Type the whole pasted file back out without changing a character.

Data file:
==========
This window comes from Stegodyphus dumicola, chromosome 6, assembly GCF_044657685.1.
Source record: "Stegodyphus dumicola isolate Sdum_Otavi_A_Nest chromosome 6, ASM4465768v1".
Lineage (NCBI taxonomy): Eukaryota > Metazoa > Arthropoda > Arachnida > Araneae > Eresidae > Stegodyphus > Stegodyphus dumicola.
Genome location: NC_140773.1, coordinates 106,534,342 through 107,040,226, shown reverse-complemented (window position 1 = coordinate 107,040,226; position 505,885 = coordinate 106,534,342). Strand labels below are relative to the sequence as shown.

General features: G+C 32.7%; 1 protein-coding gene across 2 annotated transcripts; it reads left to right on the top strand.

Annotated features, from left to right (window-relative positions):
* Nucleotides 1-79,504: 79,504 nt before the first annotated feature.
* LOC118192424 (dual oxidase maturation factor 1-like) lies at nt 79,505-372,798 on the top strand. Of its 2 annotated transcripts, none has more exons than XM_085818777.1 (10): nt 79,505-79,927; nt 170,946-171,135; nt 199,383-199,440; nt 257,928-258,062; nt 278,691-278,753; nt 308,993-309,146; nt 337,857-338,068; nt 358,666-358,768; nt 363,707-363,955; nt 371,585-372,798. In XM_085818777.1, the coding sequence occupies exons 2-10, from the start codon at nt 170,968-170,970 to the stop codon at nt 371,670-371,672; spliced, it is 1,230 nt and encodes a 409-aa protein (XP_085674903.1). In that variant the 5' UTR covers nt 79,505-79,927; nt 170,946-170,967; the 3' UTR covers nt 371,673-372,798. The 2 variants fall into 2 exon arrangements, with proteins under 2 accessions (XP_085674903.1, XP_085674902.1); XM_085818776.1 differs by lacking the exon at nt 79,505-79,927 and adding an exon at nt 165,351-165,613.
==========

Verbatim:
This window comes from Stegodyphus dumicola, chromosome 6, assembly GCF_044657685.1.
Source record: "Stegodyphus dumicola isolate Sdum_Otavi_A_Nest chromosome 6, ASM4465768v1".
Lineage (NCBI taxonomy): Eukaryota > Metazoa > Arthropoda > Arachnida > Araneae > Eresidae > Stegodyphus > Stegodyphus dumicola.
Genome location: NC_140773.1, coordinates 106,534,342 through 107,040,226, shown reverse-complemented (window position 1 = coordinate 107,040,226; position 505,885 = coordinate 106,534,342). Strand labels below are relative to the sequence as shown.

General features: G+C 32.7%; 1 protein-coding gene across 2 annotated transcripts; it reads left to right on the top strand.

Annotated features, from left to right (window-relative positions):
* Nucleotides 1-79,504: 79,504 nt before the first annotated feature.
* LOC118192424 (dual oxidase maturation factor 1-like) lies at nt 79,505-372,798 on the top strand. Of its 2 annotated transcripts, none has more exons than XM_085818777.1 (10): nt 79,505-79,927; nt 170,946-171,135; nt 199,383-199,440; nt 257,928-258,062; nt 278,691-278,753; nt 308,993-309,146; nt 337,857-338,068; nt 358,666-358,768; nt 363,707-363,955; nt 371,585-372,798. In XM_085818777.1, the coding sequence occupies exons 2-10, from the start codon at nt 170,968-170,970 to the stop codon at nt 371,670-371,672; spliced, it is 1,230 nt and encodes a 409-aa protein (XP_085674903.1). In that variant the 5' UTR covers nt 79,505-79,927; nt 170,946-170,967; the 3' UTR covers nt 371,673-372,798. The 2 variants fall into 2 exon arrangements, with proteins under 2 accessions (XP_085674903.1, XP_085674902.1); XM_085818776.1 differs by lacking the exon at nt 79,505-79,927 and adding an exon at nt 165,351-165,613.